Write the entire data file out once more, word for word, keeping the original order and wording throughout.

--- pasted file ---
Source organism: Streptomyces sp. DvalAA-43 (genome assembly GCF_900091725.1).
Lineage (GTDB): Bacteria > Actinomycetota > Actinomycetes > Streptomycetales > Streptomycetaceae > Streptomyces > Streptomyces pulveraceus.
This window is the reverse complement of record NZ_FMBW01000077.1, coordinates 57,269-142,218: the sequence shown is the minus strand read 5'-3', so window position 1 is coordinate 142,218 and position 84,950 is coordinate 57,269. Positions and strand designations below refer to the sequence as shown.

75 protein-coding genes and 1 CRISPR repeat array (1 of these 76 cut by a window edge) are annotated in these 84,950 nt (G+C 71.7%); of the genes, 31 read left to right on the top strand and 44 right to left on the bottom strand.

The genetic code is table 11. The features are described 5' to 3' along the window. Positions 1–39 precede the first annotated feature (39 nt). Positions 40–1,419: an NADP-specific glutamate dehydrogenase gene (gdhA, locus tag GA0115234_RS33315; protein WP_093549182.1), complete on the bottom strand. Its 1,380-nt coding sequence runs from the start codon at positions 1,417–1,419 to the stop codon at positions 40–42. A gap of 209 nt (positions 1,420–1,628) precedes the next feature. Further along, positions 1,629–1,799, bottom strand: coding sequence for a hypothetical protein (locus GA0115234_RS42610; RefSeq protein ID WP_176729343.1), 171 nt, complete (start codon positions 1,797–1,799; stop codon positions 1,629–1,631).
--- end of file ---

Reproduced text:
Source organism: Streptomyces sp. DvalAA-43 (genome assembly GCF_900091725.1).
Lineage (GTDB): Bacteria > Actinomycetota > Actinomycetes > Streptomycetales > Streptomycetaceae > Streptomyces > Streptomyces pulveraceus.
This window is the reverse complement of record NZ_FMBW01000077.1, coordinates 57,269-142,218: the sequence shown is the minus strand read 5'-3', so window position 1 is coordinate 142,218 and position 84,950 is coordinate 57,269. Positions and strand designations below refer to the sequence as shown.

75 protein-coding genes and 1 CRISPR repeat array (1 of these 76 cut by a window edge) are annotated in these 84,950 nt (G+C 71.7%); of the genes, 31 read left to right on the top strand and 44 right to left on the bottom strand.

The genetic code is table 11. The features are described 5' to 3' along the window. Positions 1–39 precede the first annotated feature (39 nt). Positions 40–1,419: an NADP-specific glutamate dehydrogenase gene (gdhA, locus tag GA0115234_RS33315; protein WP_093549182.1), complete on the bottom strand. Its 1,380-nt coding sequence runs from the start codon at positions 1,417–1,419 to the stop codon at positions 40–42. A gap of 209 nt (positions 1,420–1,628) precedes the next feature. Further along, positions 1,629–1,799, bottom strand: coding sequence for a hypothetical protein (locus GA0115234_RS42610; RefSeq protein ID WP_176729343.1), 171 nt, complete (start codon positions 1,797–1,799; stop codon positions 1,629–1,631).